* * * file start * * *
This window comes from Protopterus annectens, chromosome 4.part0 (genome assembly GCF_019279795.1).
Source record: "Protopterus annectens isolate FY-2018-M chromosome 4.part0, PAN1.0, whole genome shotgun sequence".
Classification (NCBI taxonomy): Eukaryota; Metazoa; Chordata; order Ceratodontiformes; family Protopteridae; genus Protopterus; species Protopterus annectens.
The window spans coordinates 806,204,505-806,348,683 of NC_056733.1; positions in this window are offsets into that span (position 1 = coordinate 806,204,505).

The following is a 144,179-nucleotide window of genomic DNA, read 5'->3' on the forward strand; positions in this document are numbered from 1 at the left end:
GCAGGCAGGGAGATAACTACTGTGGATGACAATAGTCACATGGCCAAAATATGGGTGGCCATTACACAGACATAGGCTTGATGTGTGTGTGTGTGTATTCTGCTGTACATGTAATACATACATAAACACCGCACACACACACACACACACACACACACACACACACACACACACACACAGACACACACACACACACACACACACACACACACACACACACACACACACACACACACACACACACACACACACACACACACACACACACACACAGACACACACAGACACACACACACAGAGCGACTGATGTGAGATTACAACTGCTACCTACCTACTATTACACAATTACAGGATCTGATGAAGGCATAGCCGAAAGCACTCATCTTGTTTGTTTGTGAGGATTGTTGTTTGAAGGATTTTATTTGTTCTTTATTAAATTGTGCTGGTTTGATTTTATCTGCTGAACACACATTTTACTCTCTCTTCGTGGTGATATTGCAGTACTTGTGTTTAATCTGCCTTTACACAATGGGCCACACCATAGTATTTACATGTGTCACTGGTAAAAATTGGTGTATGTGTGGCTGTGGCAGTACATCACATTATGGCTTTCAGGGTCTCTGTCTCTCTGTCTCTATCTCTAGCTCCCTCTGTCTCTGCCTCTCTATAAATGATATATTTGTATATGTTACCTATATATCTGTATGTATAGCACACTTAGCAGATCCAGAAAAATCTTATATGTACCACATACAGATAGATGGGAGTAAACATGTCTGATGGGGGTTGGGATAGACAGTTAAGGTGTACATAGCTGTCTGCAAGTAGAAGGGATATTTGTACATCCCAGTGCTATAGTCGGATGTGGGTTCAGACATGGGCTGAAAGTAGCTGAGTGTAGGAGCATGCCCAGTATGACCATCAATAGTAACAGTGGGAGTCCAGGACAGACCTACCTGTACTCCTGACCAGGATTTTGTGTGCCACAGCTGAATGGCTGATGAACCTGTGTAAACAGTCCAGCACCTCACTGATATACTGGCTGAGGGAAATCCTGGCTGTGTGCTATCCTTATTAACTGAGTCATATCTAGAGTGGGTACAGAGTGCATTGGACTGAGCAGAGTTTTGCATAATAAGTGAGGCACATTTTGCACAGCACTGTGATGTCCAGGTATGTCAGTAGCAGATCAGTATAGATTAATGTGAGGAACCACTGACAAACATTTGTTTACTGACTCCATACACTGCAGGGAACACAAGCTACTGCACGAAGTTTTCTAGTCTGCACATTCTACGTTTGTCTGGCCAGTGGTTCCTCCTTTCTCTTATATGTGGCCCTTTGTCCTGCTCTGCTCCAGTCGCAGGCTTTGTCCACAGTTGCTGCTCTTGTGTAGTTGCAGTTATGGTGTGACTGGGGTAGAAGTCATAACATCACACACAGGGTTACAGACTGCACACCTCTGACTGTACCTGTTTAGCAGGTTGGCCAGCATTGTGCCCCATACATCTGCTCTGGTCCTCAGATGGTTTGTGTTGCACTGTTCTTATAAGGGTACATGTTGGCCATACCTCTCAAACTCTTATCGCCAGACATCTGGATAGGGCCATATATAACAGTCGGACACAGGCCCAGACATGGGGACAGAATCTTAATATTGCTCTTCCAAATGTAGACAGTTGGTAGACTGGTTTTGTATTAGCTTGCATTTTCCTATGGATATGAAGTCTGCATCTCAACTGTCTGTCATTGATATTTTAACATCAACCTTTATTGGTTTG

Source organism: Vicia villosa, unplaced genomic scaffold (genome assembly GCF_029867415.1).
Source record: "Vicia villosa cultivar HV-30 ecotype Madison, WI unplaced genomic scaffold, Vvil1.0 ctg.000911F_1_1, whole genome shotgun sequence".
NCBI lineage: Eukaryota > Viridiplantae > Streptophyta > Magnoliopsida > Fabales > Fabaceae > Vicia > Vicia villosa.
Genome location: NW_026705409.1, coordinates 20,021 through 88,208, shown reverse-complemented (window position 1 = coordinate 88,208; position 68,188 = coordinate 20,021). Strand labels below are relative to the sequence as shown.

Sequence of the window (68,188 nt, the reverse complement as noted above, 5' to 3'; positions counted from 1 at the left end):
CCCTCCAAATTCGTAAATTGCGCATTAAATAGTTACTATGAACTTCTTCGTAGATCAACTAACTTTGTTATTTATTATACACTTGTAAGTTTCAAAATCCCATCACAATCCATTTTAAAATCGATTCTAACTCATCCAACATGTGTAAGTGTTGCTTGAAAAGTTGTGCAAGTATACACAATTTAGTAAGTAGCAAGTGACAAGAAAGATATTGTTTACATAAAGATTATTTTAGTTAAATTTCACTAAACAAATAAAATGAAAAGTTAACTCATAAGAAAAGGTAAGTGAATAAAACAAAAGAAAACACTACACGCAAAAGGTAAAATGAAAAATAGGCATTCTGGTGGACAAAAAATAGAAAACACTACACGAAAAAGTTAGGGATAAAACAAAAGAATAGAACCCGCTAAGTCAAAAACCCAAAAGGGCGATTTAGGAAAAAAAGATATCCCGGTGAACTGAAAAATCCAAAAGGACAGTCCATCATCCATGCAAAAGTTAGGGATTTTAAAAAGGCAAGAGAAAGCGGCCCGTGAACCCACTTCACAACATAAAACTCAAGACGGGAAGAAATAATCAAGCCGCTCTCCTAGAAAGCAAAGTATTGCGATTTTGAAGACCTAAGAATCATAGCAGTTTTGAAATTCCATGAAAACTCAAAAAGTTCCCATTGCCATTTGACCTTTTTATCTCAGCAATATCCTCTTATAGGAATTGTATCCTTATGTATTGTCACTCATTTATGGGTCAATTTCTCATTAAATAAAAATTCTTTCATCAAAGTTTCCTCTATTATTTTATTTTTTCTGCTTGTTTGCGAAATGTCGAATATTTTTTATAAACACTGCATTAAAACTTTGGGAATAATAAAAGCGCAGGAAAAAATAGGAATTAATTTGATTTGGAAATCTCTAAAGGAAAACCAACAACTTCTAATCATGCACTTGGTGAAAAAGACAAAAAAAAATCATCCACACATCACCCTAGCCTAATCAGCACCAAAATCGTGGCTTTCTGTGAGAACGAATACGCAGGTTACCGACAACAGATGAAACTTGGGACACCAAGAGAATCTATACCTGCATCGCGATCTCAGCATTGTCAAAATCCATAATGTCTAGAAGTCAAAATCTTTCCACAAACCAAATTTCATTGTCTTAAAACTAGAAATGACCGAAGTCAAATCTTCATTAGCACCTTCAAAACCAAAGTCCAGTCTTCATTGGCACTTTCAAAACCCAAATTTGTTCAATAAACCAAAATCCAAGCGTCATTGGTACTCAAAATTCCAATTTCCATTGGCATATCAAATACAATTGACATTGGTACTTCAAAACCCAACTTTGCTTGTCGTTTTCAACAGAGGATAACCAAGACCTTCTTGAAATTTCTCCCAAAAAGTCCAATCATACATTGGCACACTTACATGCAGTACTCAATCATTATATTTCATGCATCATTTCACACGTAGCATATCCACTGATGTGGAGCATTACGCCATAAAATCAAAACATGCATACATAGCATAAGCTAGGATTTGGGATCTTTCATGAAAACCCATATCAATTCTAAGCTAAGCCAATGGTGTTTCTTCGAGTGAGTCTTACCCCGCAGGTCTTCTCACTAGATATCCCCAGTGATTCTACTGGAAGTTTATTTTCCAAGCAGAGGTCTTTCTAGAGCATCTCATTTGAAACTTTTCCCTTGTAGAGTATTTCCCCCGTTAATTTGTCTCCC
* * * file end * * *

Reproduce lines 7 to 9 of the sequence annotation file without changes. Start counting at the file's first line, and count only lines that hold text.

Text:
Source organism: Vicia villosa, unplaced genomic scaffold (genome assembly GCF_029867415.1).
Source record: "Vicia villosa cultivar HV-30 ecotype Madison, WI unplaced genomic scaffold, Vvil1.0 ctg.000911F_1_1, whole genome shotgun sequence".
NCBI lineage: Eukaryota > Viridiplantae > Streptophyta > Magnoliopsida > Fabales > Fabaceae > Vicia > Vicia villosa.